Businesses are looking for easier access to tenders, especially small ones. Participation in them opens up commercial opportunities for small and medium-sized enterprises (SMEs). However, in the current environment, they often are just potential.
The public procurement market provides a great opportunity for business development and expansion. With the volume of closed public sales being UAH 538 billion in 2017, it was already UAH 675 billion in 2018 and UAH 635 billion in 2019 (Fig. 1).
Source: own calculations, bi.prozorro.org
We conducted a survey in ProZorro to find out the reasons why small and medium-sized businesses refuse to participate in public procurement. We got predictable results: 60% of respondents refused to participate in tenders due to the long payment terms, specifically the delivery of goods with deferred payment plans of 60+ days, and sometimes 180 days or more. At the same time, 90% of respondents would be willing to use the service of cheap financing in the public procurement system ProZorro (Fig. 2).
Source: ProZorro survey
A survey conducted by the European Business Association showed that about 84% of enterprises have suffered significant income losses in 2020, with an increase in receivables. Given the great degree of uncertainty about the commercial market, public procurement can become a safe haven for businesses, offering cheaper financing and making more accessible participation in government tenders.
The financial products most often chosen by small and medium-sized businesses trying their hand in state tenders are loans and overdrafts. The downside of taking a loan is the collateral requirement, or, in the case of an overdraft, a good track record with the servicing bank. For SMEs, such restrictions are often critical and, consequently, they cannot use those financial instruments.
Additional, simple and affordable, financing will reduce barriers to SMEs’ participation in the tenders. Recently, at the initiative of the Ministry of Economy and the colleagues from the Ministry’s Office for Support of Reforms, and the Office for Support of Small and Medium Enterprises, a pilot project was launched allowing entrepreneurs to get access to funding through a new tool – factoring.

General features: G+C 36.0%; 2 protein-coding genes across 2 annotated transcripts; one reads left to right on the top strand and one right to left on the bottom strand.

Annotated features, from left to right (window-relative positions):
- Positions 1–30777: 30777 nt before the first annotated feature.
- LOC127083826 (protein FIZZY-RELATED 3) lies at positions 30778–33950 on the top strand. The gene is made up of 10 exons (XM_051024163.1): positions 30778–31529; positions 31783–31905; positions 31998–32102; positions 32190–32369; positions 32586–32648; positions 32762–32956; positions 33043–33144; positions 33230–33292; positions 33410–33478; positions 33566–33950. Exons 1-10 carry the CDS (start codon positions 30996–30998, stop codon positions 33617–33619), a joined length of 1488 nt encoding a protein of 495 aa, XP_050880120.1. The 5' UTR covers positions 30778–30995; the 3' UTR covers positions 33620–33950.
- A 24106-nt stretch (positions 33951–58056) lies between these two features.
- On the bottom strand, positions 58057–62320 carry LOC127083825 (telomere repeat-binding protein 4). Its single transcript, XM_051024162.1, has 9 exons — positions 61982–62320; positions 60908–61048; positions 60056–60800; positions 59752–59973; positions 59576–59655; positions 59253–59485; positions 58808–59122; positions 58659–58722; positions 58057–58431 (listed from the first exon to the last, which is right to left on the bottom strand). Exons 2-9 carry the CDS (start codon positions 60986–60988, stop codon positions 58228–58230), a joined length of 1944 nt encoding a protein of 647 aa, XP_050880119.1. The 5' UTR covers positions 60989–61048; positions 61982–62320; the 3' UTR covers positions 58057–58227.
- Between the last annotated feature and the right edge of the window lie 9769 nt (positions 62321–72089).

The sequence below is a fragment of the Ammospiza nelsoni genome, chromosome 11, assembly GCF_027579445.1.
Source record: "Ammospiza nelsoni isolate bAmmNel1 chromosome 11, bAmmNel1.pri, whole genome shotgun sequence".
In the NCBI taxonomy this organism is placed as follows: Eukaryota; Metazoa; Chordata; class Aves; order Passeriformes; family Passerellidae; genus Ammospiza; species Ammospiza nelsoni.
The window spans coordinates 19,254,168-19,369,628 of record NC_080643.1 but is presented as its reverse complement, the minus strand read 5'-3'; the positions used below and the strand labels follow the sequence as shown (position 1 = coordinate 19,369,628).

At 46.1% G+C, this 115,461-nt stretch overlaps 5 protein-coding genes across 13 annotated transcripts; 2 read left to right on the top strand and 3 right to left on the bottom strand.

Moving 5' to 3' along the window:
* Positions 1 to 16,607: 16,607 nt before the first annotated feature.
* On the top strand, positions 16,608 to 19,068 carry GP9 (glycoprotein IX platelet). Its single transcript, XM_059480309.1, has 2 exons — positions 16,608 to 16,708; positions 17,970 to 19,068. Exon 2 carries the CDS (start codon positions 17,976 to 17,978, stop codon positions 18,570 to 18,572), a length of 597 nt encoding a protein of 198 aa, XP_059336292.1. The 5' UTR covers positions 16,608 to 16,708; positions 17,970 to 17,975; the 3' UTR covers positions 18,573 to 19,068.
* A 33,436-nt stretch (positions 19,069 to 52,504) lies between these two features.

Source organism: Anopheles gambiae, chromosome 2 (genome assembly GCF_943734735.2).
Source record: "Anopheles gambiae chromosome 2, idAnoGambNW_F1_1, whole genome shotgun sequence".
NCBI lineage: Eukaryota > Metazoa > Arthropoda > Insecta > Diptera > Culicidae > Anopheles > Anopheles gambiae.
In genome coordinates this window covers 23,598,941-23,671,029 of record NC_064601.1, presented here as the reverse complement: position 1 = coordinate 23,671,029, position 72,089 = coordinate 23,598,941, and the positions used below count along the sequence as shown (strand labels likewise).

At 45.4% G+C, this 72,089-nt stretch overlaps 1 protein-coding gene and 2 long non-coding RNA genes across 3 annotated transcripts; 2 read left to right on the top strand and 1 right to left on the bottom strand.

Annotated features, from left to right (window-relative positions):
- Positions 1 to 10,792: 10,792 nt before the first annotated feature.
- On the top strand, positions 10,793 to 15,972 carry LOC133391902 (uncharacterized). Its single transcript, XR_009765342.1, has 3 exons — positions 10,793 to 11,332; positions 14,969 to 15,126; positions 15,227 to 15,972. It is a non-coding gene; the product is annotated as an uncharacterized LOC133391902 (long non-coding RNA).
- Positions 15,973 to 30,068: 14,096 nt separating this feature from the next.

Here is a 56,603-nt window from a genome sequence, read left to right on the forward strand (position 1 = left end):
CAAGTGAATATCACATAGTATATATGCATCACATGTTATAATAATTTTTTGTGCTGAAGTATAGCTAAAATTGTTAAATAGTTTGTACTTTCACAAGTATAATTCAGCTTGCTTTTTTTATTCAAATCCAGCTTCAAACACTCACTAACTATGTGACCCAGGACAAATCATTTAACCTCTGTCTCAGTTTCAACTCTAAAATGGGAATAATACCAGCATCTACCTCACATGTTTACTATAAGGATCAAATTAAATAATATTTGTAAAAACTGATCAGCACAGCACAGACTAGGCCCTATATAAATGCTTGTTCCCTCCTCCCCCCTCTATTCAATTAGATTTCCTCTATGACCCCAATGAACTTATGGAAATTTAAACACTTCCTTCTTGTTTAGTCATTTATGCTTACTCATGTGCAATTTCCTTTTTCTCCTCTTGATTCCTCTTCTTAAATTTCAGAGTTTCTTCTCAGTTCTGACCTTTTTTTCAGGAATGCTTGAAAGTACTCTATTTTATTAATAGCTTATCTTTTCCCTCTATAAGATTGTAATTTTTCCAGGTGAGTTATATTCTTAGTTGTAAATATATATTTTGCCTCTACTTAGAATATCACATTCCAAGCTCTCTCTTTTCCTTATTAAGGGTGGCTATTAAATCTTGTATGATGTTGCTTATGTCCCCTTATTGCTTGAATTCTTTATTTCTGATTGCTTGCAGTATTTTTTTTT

According to the World Bank, the total factoring volume to GDP in Ukraine is 0.3%, while in neighboring Poland, it is 11%, with the EU average being 10.9% of GDP, which is 37 times more than in Ukraine (Fig. 3).
Factoring is an alternative to credit and overdraft facilities, being a convenient tool for managing receivables.
The mechanism of factoring is as follows: the seller (SME), delivering the goods but not yet receiving payment for it, can transfer the right to demand payment under a supply contract to the factor (bank). The factor pays the seller immediately following the transfer of the right of claim, expecting repayment of the debt from the tender’s organizer (debtor). Such an agreement is beneficial to both the seller and the debtor, as well as the bank (Fig. 4).
The team of volunteer developers created the Factoring Hub online platform that makes it easier for the seller to obtain financial services, being completely free for businesses. It suffices for entrepreneurs to register, indicate the tender they want to receive funding for, and create an application before participating in the tender and submitting a proposal. The application is then sent out to banks and financial companies participating in the pilot project, registered with the platform. In response, the seller receives offers from potential factors accepting the most advantageous offer while reserving the right to decline all the terms offered. Access to the platform is free for all the pilot service participants. Among the state-owned enterprises joined in with the pilot service are JSC Ukrposhta, Boryspil International Airport, and NPC Ukrenergo. Ukrposhta has already placed its first factoring tender announcements.
How much is factoring?
At the time of writing this article (July 2020), according to the Factoring Hub platform, the average cost of the service is about 1.6% for 35 days and 3% for 65 days, or 17% per annum. That is, if the tender payment terms are 60 days after the delivery of the goods, the seller can receive about 97% of the goods’ value from the factor immediately upon receipt of the goods by the debtor, without having to wait two months. We expect that, with an increase in the number of factors in the pilot service and economic growth back on track, the factoring fees will decrease.
Since its founding, the ProZorro electronic system has been constantly improved. Today, we are working to facilitate the access of small and medium-sized businesses to public procurement. More affordable financing is one of the tools to facilitate this access.
The author doesn`t work for, consult to, own shares in or receive funding from any company or organization that would benefit from this article, and have no relevant affiliations